Pansy Speak: 'The State Knows Best' Budget
‘The State Knows Best’ Budget
This year’s Budget has fallen far short of Labour’s much-trumpeted visions of creating a national identity, bringing about economic transformation, and building strong families. Take away the election bribes, the long-overdue funding for roads, and the payments made to the Greens, United Future and NZ First to stay in Government, and you are left with nothing more than a bland shopping list.
There has been much speculation about this being Michael Cullen’s last Budget, and it very well may be, judging by his lackluster performance in the House. Helen Clark has mused publicly about his future, and even websites for the New Zealand embassies in China, Argentina, Korea, Japan, Spain, and Thailand all list Jim Anderton as the Deputy Prime Minister!
While all of Cullen’s Budgets have been sleep inducing, he has stayed true to his dislike of tax cuts – we haven’t seen any. It must be frustrating for Kiwis that they haven’t been given anything back, despite a record $8.5 billion surplus. Labour gushes that 350,000 families will be receiving ‘targeted tax relief’ through Working for Families when it reaches full speed, but what about those who don’t get anything at all? Then there’s the bureaucracy that we pay to process tax from these families then re-package it and give it back to them as ‘tax-relief’.
Cullen has said that this year is forecast to be the last year that we will have a cash surplus, but this is no excuse because he always likes to talk down the massive tax machine that Labour runs. When Labour went into government the total amount of tax collected was $34.9 billion – that figure has now increased by 60% to around $56.7 billion.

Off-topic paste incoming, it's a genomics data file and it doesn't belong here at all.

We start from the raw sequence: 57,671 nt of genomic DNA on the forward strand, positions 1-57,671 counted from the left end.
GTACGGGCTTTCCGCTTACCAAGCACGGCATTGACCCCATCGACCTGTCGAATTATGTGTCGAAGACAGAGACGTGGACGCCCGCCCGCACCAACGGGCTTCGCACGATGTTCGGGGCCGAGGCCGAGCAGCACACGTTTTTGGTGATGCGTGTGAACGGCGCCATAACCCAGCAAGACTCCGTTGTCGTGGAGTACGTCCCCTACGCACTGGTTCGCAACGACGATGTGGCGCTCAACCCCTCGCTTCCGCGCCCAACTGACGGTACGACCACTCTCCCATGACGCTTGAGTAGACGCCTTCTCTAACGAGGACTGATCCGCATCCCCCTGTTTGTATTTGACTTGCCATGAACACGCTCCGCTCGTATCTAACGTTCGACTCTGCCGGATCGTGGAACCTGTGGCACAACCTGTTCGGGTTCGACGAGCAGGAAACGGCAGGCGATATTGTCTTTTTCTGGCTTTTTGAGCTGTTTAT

This is all part of Labour’s ideology that the state knows best and should be in control of everything.
Not satisfied with losing the spotlight over the Telecom leak, Communications Minister David Cunliffe stepped way outside his ministerial boundaries this week with comments about Telecom’s dividends policy that wiped another $200 million off the company’s value. The Stock Exchange has referred the comments to the Securities Commission for investigation after complaints from market participants. Ministers in his position should know better. Cunliffe clearly believes that the Nanny State is in command of publicly owned companies.
Lower net migration has been noted as a factor in the downturn in our economy, yet there are no new ground-breaking initiatives in the Budget for Immigration NZ. The only activity of note is the review that is currently under way, but its completion date and what real results it will bring are unknown. Decisive action needs to be taken now to make sure that the Skilled Migrant Category is being run efficiently and getting the best results.
The drop in the number of international students coming to New Zealand to study has also been noted. There were 16,000 fewer student permits and visas issued between 2002/03 and 2004/05. The next financial year will see an increased focus on building an international network of education counsellors, but I fail to see how this will help boost the sector. We haven’t seen any tangible results from the counsellors employed so far, and there doesn’t seem to be any performance criteria that we can measure any achievement against. Why should we invest in something if we don’t know it works?
The forthcoming announcement by Commerce Minister Lianne Dalziel about the review of our regulatory environment has already been discounted by Cullen’s comments that many of the concerns of business indicate the problems are often around how the rules are being implemented and that the Government will commission further research on this.
The Commerce Minister also seems to be missing the mark in heralding the increased funding for litigation for the Securities Commission and the Commerce Commission. This announcement emphasises Labour’s deep-seated distrust of and antagonistic attitude toward business.
With Clark as the Minister for Arts, Culture and Heritage more funding has been found for NZ On Air, National Radio and the Treaty Settlement Office. Somehow she believes that the extra millions of dollars of funding will help build national identity.
Labour believes that national identity is tied up with public institutions and a Government mandate.
National identity is the indescribable feeling that we all have for being unashamedly Kiwi and not having to go overseas to seek better opportunities. Right now, tens of thousands of Kiwis are doing just that, and Cullen’s latest snore-worthy Budget will do nothing to bring them back.